Personally, I keep a few bug out bags around my home. But I will only leave my home if that’s the only option I have. It’s important that you have a disaster buddy who can take you in if a disaster hits your area. If you can make it to a government shelter, then good for you. These shelters aren’t for me as I am one of those people who like to trust their skills and wits rather than the government to survive. (As you may have gathered from my other posts around living off grid)
What should you put in your bug out bag?
Truth be told, the answer to this question depends a lot on your personal preferences. There are several factors to consider, including where you want to go, time of the year, your skills and more that should be considered when putting together a bug out bag. This explains why every bug out list is unique and why there isn’t one that fits all individuals and needs. Looking at the bug out lists put together by different people can, however, give you a good idea of what your bug out bag should contain.
Knowing where to get started when putting together a bug out bag is hard for many new survivalists. The good news is that as long as you cover all the basics, you have a 99% chance of survival compared to other people. The items that should be packed in a bug out bag are generally classified into seven types including water, food, clothing, shelter, first aid kit, self-defense, and essential gear.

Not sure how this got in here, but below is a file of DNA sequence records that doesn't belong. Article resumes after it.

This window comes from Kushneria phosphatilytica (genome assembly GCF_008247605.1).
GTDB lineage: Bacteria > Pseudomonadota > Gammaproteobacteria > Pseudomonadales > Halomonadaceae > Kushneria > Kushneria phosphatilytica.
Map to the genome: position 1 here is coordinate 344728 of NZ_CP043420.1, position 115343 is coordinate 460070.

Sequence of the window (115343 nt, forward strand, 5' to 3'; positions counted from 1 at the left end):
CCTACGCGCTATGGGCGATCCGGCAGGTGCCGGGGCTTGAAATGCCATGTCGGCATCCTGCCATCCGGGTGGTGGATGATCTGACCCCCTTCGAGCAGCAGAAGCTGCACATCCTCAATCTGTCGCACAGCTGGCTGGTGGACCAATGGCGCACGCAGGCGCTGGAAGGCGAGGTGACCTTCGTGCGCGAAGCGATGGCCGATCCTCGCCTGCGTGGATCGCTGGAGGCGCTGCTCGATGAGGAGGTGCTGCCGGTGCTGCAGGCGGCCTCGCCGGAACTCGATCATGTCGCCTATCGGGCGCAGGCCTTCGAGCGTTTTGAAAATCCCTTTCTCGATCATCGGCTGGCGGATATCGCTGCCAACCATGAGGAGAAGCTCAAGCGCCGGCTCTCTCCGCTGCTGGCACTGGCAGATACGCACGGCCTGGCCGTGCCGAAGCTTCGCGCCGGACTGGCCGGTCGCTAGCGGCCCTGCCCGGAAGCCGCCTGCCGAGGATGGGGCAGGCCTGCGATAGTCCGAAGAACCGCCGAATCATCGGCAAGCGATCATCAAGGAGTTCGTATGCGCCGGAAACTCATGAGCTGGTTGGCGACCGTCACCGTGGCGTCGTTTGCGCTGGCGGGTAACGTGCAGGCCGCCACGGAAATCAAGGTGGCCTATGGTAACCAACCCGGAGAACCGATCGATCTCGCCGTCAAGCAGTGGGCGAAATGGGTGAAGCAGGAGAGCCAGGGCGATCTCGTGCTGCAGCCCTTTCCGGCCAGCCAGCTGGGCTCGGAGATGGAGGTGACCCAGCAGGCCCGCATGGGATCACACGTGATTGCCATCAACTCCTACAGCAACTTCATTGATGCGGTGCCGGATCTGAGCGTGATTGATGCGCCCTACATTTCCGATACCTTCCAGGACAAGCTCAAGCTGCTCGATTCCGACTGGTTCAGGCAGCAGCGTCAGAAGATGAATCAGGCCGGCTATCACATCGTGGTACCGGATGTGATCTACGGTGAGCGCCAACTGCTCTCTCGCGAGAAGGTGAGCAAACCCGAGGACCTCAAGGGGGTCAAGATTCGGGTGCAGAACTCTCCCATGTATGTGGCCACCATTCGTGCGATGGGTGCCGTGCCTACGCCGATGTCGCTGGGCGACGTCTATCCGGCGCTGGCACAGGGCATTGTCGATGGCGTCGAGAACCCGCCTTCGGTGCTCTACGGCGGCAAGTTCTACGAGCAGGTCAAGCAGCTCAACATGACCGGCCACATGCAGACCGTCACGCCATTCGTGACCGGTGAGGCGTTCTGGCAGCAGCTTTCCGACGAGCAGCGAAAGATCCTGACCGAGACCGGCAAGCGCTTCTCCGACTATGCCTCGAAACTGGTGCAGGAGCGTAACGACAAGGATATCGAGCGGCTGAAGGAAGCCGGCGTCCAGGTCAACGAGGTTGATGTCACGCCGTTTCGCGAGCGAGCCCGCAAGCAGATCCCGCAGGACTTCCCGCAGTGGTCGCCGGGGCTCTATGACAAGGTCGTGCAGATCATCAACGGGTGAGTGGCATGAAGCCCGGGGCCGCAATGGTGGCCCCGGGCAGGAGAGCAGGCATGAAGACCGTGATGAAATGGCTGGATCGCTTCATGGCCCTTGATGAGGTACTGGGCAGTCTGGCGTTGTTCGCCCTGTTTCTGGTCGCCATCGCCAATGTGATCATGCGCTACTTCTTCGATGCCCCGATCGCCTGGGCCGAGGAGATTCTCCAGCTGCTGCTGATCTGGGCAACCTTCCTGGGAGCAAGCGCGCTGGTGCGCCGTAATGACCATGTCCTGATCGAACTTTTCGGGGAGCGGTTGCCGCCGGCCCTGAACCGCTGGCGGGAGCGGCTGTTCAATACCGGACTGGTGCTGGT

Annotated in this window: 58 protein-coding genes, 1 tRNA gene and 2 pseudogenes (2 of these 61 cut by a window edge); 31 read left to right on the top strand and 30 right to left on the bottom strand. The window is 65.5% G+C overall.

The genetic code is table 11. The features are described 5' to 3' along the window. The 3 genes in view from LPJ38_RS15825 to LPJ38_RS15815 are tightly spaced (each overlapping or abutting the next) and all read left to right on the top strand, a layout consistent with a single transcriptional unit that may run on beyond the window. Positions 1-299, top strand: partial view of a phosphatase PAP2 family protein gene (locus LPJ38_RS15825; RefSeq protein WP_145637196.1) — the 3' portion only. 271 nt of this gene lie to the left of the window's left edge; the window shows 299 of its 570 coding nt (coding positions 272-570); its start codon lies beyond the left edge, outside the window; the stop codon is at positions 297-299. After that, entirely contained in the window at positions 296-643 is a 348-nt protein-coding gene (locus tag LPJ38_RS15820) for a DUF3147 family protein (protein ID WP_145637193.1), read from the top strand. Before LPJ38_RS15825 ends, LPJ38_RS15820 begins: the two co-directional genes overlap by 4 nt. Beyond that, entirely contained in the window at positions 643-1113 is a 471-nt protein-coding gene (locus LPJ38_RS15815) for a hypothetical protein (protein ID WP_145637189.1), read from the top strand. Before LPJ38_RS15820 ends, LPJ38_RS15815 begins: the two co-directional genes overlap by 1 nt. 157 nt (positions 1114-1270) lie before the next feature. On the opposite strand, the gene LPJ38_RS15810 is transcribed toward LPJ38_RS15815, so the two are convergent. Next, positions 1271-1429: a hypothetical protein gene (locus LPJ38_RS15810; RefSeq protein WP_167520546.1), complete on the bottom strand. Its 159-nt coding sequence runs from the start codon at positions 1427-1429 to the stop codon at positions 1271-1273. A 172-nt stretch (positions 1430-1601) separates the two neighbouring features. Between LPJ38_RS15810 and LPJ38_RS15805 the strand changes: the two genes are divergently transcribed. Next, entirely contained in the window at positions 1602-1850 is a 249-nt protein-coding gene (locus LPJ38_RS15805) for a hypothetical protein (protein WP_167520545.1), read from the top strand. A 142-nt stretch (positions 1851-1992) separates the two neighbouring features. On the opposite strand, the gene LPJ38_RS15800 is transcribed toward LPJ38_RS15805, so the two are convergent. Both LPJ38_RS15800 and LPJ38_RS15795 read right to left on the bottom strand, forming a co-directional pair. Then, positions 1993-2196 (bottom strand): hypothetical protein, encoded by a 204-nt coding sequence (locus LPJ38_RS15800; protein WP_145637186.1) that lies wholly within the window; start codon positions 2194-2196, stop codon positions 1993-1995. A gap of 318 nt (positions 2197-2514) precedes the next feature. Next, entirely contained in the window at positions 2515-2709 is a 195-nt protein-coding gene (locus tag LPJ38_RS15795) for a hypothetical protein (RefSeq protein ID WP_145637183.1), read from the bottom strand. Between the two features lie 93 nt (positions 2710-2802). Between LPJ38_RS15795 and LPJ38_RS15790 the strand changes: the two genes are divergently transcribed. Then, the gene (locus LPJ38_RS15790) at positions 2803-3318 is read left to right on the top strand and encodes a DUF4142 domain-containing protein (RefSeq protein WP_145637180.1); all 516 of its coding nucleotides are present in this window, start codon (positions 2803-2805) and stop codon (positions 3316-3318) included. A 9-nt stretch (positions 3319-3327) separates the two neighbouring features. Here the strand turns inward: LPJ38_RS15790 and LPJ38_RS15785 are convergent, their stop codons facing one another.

Water and hydration
The most essentials that every survivalist should have in their bug out bag is some water. It is an absolute must have in your bug out bag. According to Livescience, the human body can survive for up to three weeks without food but only 72 hours without water or hydration. Consider packing a minimum of one liter per person per day. Some of the items I recommend include water purification tablets (at least 3), water filtrations systems, metal water bottle/canteen, hard water bottle and a minimum of three liters of water.
When it comes to packing water, there are two primary considerations that you should make i.e. containers and filtration.
There are many ways to filter water including porous membrane filters, coagulants, chemicals and UV lights. I highly recommend one or more Lifestraw for water filtration. It is a compact, lightweight lifesaver that can help filter up to 99.9% of harmful microbes and bacteria from water that cannot be drunk without some form of treatment like boiling.